Allison Transmission optimises entire production chain to achieve efficiencies

by Autocar Pro News Desk , 30 May 2019

Allison Transmission, a world leader in the production of fully automatic transmissions for commercial vehicles, has developed technologies to optimise the entire production chain while also benefiting customers with cost efficiency and little downtime.

One of the technologies proven to add value is the Allison Production System (APS), a robotic process designed to improve production methods. This technology aims to facilitate the modular concept created by Allison for building, assembly and testing of its transmissions.

"Our transmissions are modular, meaning they are not designed as a single component. They are constituted of modules, such as the converter module, the main housing module or the rear module (with or without retarder), all designed to fit each other," explains Celso A Joao, Allison’s South America Engineering Manager. "This form of production, via assembling different modules, provides flexibility to the production line to make transmissions according to the application needs, be it a bus, a truck or even a special vehicle.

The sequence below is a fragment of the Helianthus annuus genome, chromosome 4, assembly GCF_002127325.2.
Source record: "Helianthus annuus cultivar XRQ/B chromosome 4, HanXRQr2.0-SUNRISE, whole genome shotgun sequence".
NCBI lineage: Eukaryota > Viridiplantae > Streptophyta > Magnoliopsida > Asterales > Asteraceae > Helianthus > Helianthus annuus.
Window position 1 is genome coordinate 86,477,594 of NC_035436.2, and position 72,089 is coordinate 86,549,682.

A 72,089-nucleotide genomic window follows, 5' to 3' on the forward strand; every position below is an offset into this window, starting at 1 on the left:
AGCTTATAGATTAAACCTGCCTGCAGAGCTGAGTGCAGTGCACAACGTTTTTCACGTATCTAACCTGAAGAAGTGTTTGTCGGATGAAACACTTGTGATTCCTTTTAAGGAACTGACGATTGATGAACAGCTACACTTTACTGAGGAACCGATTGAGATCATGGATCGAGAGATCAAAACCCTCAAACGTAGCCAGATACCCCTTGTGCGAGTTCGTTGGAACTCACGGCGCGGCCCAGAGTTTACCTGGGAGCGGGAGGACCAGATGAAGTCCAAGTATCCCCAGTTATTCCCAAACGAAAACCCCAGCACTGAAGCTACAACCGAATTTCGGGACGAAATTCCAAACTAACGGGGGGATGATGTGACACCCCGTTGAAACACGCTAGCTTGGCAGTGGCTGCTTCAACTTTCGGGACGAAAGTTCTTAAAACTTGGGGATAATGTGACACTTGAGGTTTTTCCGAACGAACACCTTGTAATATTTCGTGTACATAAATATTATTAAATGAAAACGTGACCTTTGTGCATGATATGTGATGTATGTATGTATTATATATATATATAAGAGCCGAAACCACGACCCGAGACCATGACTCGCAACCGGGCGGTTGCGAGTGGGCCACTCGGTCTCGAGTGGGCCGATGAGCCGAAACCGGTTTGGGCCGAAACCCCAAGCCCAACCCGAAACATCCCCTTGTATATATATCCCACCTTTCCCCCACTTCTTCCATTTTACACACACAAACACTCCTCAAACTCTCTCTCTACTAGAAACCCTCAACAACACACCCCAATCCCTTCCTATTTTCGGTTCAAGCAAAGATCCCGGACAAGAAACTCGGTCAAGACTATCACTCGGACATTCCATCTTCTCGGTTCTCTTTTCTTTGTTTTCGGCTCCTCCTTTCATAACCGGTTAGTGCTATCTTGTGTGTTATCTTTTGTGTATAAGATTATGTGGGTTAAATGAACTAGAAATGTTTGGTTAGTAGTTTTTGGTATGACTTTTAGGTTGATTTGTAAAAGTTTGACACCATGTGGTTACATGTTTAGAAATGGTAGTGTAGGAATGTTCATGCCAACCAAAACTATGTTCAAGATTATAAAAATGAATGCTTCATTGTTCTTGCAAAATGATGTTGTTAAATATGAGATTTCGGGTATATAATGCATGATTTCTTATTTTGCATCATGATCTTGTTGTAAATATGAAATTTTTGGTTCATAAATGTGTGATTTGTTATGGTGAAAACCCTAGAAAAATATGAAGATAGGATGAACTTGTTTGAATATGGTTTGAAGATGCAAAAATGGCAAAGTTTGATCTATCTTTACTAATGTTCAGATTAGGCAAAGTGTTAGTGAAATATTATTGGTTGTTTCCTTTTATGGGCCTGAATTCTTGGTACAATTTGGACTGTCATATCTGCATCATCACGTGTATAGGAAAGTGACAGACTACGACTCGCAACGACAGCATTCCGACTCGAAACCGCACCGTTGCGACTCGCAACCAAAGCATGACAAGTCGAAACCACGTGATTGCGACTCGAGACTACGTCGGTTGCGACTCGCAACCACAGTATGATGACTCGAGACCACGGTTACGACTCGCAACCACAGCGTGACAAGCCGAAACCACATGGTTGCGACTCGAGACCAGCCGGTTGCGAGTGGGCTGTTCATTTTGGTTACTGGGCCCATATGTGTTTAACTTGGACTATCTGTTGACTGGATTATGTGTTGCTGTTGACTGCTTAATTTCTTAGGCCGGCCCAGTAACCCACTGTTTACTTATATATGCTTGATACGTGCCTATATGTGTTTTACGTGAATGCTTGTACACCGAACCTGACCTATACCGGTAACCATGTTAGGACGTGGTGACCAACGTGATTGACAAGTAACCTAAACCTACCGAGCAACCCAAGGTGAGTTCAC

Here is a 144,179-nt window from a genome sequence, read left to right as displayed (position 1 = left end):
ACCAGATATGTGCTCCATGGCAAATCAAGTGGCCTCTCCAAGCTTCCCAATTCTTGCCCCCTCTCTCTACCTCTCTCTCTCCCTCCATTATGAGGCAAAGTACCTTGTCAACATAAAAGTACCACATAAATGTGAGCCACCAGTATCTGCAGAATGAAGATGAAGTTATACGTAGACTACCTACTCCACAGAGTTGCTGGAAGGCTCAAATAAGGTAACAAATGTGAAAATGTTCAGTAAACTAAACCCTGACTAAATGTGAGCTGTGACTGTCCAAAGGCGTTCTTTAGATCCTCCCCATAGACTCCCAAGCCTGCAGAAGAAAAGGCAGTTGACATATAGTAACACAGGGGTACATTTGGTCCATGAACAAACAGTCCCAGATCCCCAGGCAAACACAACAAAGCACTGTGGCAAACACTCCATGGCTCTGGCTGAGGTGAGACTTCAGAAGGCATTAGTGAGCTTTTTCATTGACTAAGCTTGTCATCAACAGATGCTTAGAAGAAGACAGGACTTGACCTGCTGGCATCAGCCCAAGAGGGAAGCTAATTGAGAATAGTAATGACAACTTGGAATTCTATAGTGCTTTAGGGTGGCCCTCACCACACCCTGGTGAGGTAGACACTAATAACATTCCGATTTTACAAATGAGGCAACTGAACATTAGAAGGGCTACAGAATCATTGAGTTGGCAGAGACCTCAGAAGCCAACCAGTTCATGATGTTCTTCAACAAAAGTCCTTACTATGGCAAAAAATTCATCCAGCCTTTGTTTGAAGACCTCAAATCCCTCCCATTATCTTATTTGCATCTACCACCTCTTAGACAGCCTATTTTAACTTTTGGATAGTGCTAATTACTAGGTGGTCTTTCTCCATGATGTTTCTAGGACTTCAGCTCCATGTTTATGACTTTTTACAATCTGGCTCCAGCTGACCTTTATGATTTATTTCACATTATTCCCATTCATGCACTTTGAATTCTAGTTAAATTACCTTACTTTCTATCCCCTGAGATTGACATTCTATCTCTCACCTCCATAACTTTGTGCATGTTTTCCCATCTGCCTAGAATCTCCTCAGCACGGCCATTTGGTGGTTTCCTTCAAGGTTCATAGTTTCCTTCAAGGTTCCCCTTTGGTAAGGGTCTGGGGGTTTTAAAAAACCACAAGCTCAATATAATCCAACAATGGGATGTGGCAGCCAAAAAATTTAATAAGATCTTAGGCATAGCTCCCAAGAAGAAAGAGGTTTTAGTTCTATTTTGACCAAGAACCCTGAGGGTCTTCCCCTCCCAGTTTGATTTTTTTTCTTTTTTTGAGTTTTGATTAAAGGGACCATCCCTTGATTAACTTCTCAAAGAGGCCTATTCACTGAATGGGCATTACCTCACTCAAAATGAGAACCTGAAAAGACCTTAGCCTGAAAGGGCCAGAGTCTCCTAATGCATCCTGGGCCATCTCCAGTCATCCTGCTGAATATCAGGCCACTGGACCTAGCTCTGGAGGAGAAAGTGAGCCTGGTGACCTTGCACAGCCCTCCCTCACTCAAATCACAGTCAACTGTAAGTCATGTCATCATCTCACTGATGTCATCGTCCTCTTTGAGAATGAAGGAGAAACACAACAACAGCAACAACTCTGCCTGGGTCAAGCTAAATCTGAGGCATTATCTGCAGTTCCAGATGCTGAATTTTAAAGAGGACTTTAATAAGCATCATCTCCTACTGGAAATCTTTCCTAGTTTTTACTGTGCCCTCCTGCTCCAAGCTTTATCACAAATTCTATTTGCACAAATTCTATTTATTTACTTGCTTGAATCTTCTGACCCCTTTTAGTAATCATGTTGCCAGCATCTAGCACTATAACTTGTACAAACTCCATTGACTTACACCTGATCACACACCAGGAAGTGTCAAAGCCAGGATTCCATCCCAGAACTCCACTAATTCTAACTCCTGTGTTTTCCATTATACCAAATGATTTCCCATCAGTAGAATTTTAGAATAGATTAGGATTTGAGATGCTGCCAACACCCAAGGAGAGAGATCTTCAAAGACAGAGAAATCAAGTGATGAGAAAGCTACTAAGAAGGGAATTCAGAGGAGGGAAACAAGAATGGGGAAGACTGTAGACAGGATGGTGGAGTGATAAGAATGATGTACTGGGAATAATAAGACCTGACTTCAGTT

Another advantage of Allison's automatic modularity over competitors' models is that customers only pay for what they actually need. The modular construction, for example, allows the fleet which does not need a retarder or a power take-off for its application, buy a transmission without these items, which is impossible with other brands. This modularity not only allows for high production but also allows the manufacturer to offer specific customised product according to customer needs and businesses.

“As important as the ability to offer the most appropriate transmission for the precise application of our customers is the maintenance convenience provided by our production system. Our transmissions have fewer spare parts than other models on the market, so the end-user will also have simpler, faster, and therefore, much cheaper maintenance,” concludes Celso A Joao.

Another area in which the company says it has made advancements is in the area of electronic controls. Allison engineers are using transmission control software to achieve significant improvements in vehicle performance and fuel consumption, with the ability to be tailor-based on the specific application. This is so for hybrid systems which have been part of Allison's portfolio for many years and used in more than 8,000 units for buses worldwide.

Also read: Allison Transmission unveils compact, advanced e-axle ultra-low floor electric bus powertrain​
Allison Transmission acquires Vantage Power and AxleTech to boost EV tech​